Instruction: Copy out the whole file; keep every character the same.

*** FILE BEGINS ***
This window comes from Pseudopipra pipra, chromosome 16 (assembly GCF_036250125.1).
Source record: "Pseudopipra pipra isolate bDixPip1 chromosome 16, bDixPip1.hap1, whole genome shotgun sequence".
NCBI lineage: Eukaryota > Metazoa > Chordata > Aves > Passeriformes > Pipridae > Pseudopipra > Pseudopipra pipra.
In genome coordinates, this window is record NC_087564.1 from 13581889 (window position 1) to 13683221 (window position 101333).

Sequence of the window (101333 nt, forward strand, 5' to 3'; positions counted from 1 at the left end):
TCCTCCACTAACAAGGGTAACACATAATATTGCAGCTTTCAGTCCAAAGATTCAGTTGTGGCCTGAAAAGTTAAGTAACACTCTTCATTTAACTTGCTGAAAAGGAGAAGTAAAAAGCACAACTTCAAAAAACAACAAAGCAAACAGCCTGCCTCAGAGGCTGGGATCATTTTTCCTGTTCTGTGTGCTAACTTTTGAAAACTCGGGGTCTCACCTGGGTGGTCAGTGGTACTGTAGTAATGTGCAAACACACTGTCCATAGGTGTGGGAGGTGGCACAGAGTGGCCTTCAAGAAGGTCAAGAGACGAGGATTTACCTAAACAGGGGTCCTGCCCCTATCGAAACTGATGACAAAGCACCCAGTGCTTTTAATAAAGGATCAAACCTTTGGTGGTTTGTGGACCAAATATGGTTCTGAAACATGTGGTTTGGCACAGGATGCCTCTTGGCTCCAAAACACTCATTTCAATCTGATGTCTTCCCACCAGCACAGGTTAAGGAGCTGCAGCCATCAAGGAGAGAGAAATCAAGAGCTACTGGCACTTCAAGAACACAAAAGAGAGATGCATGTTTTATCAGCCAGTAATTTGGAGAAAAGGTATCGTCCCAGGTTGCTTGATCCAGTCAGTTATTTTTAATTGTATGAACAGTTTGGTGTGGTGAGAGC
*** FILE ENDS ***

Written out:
This window comes from Pseudopipra pipra, chromosome 16 (assembly GCF_036250125.1).
Source record: "Pseudopipra pipra isolate bDixPip1 chromosome 16, bDixPip1.hap1, whole genome shotgun sequence".
NCBI lineage: Eukaryota > Metazoa > Chordata > Aves > Passeriformes > Pipridae > Pseudopipra > Pseudopipra pipra.
In genome coordinates, this window is record NC_087564.1 from 13581889 (window position 1) to 13683221 (window position 101333).

Sequence of the window (101333 nt, forward strand, 5' to 3'; positions counted from 1 at the left end):
TCCTCCACTAACAAGGGTAACACATAATATTGCAGCTTTCAGTCCAAAGATTCAGTTGTGGCCTGAAAAGTTAAGTAACACTCTTCATTTAACTTGCTGAAAAGGAGAAGTAAAAAGCACAACTTCAAAAAACAACAAAGCAAACAGCCTGCCTCAGAGGCTGGGATCATTTTTCCTGTTCTGTGTGCTAACTTTTGAAAACTCGGGGTCTCACCTGGGTGGTCAGTGGTACTGTAGTAATGTGCAAACACACTGTCCATAGGTGTGGGAGGTGGCACAGAGTGGCCTTCAAGAAGGTCAAGAGACGAGGATTTACCTAAACAGGGGTCCTGCCCCTATCGAAACTGATGACAAAGCACCCAGTGCTTTTAATAAAGGATCAAACCTTTGGTGGTTTGTGGACCAAATATGGTTCTGAAACATGTGGTTTGGCACAGGATGCCTCTTGGCTCCAAAACACTCATTTCAATCTGATGTCTTCCCACCAGCACAGGTTAAGGAGCTGCAGCCATCAAGGAGAGAGAAATCAAGAGCTACTGGCACTTCAAGAACACAAAAGAGAGATGCATGTTTTATCAGCCAGTAATTTGGAGAAAAGGTATCGTCCCAGGTTGCTTGATCCAGTCAGTTATTTTTAATTGTATGAACAGTTTGGTGTGGTGAGAGC